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Continuously Improving Series - Improving today for tomorrow's growth

When I am working with the most successful farm business families, there are some clear areas they seem to focus their efforts. They understand the critical balance of work on the business and with working in the business. In preparing for this five-part series on how farmers today are “Continuously Improving” one area that I kept coming back too was the commitment to take the time to run their farm as a business.

Now, I am all too aware of how difficult it is to look too far ahead on the business side – we are clouded by the days work, or with our heads down working, we just can’t seem to be proactive but rather reactive daily to the needs of the farm and business. We have all been there. We have good intentions on some of the things we want to get to, but never seem to have the time or resources to get there. That was the fact in my family business, things would happen like the tractor wouldn’t start (even after you spent the time to plug it in in minus 30-degree weather) then you are rushing to feed the cattle and the entire day you spent from behind, never getting head of the things on our mind from the night before. And those are the important things that matter.

Farms today have so many areas of innovation at their fingertips to improve how we use our time – we can have the robots milk the cows while we are mixing feed, or cleaning up the manure pile, or working on herd health. We can put the tractor on autosteer, while we are searching our phone for the bank managers phone number – because we need to see if we can get the money to buy the next farm. There is often a resistance to this innovation with some generations, but our young farmers today are quick to learn and anxious to see these innovations enter their own family farm business.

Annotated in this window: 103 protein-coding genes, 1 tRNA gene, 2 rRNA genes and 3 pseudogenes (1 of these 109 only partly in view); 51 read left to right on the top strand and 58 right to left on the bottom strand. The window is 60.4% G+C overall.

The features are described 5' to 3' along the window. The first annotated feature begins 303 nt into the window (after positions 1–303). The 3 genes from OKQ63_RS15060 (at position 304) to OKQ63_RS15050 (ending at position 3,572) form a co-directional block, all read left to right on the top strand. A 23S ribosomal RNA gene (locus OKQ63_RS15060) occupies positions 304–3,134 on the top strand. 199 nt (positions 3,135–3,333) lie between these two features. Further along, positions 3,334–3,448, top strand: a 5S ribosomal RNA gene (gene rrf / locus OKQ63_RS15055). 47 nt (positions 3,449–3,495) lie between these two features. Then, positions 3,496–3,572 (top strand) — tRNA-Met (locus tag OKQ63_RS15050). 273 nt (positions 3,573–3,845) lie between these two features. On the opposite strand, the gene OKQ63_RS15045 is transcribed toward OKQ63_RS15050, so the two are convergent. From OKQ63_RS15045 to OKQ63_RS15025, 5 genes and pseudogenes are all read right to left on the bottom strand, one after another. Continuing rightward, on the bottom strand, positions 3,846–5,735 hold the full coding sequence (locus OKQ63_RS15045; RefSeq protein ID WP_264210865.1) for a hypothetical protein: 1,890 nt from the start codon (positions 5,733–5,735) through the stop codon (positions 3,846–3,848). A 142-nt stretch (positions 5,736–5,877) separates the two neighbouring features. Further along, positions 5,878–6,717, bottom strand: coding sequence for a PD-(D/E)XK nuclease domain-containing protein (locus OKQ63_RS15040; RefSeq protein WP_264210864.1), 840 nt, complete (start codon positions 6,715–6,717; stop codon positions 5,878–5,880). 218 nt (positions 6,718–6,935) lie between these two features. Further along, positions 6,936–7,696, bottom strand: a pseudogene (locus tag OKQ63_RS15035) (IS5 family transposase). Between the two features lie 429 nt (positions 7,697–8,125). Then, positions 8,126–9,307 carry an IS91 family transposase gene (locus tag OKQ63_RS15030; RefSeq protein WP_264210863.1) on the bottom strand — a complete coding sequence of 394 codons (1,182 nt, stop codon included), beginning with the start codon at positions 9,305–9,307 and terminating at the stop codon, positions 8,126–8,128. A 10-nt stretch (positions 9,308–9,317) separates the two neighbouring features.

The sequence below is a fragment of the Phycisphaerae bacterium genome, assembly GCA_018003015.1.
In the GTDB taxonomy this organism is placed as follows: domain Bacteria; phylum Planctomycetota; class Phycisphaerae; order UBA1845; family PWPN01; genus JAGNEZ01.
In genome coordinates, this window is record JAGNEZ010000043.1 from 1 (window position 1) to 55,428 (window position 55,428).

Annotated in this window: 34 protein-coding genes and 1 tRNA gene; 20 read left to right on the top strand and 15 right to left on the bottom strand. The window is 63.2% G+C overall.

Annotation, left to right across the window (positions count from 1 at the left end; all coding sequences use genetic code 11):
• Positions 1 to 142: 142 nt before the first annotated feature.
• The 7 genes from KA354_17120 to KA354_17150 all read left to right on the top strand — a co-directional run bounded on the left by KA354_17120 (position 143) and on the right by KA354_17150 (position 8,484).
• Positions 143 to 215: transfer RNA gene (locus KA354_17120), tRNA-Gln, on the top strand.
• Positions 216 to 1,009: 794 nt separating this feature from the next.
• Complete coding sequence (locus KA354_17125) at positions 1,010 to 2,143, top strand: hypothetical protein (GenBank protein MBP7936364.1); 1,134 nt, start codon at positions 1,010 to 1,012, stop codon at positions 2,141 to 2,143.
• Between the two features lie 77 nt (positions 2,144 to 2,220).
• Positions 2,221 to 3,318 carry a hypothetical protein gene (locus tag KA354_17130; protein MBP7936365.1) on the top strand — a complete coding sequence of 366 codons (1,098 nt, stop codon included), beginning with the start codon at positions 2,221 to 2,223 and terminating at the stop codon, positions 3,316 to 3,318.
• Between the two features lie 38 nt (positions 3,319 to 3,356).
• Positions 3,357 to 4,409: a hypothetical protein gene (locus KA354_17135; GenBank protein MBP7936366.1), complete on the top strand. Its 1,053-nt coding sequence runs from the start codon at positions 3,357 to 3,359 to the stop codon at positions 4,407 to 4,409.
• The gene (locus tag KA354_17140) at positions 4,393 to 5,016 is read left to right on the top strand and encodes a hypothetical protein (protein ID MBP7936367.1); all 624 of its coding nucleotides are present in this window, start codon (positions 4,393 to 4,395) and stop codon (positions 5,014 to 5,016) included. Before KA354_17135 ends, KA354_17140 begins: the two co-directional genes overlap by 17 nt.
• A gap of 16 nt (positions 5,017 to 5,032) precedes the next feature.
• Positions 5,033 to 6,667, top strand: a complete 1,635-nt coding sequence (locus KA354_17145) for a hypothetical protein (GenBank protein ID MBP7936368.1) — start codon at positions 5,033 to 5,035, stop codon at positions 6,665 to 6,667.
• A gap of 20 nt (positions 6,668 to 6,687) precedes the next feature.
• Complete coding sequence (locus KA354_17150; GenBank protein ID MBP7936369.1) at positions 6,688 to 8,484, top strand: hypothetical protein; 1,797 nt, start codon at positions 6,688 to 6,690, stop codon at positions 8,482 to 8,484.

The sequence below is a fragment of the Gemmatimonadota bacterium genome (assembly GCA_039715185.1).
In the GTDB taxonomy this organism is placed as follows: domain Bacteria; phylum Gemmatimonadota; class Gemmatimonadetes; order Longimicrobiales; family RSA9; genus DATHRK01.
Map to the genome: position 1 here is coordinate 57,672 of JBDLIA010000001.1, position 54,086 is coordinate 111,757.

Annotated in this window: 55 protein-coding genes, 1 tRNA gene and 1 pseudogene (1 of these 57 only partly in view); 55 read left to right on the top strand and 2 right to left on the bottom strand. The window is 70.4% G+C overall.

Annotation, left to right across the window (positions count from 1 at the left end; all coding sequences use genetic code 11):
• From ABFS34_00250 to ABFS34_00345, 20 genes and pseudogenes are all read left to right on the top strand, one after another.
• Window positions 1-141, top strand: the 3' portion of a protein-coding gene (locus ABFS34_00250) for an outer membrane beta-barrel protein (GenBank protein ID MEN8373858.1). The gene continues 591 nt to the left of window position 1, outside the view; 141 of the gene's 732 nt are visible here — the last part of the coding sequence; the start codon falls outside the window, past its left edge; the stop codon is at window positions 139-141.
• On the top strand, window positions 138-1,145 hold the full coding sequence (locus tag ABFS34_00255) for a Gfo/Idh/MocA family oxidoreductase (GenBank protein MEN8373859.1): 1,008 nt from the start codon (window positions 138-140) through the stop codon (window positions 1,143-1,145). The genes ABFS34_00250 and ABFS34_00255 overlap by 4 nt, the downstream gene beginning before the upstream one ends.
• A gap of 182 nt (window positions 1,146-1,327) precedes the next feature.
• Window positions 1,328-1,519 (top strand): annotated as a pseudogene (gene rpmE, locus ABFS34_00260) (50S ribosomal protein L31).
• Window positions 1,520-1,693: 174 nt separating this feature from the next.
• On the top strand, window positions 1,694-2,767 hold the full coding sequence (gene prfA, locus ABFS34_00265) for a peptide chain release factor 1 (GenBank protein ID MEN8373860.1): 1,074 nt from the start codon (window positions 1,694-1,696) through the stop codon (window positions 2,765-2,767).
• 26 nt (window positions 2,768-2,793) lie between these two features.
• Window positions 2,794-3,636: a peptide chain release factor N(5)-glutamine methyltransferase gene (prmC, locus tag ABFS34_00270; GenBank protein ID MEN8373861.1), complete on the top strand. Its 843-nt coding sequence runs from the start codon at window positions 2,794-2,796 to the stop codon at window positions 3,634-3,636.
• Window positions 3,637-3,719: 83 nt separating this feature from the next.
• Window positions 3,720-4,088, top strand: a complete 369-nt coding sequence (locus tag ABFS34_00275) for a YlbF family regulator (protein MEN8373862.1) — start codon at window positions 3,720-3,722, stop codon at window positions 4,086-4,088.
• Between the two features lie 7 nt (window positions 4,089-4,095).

Too often are both generations conflicted about adopting change. My father’s generation would wear many hats - they were jack of all trades and master of none. In todays world, we have access to specialists, many are focused to know their unique ability and that’s all they do. The generation of leaders we are seeing today rising in the farm community have realized they can either spend 2 days messing around and trying to learn a skill to use once a year (fixing the tractor tractor) or they could simply keep doing what they do best and hire someone to do this job for a fraction of the time.

Todays next generation of farmers is much more comfortable farming out these seldom needed trades and focusing their efforts on what they do best, to create leverage of their time and skills. It’s clear when we review the financial success of these farm families that embrace this culture - they are making money, they know what part of their business is most profitable and they ensure that is where they focus their time and efforts. Everything else is “farmed out”.

A good example of this is a young dairy farmer that immigrated here about 7 years from Holland. When I visited his farm and him asked to tell me about his operation, he said “I know how to milk and milk cows and that’s it”. His farm is only 100 acres but milking 500 cows in a sophisticated (robot) set-up. They do not grow feed or animals, he buys in his replacements and sells anything that calves there. They raise no young stock. He once told me “I never was good in the field. There are so many others who are better at growing crops than I am. I don’t have time to spend on raising calves. We are a milk farm.”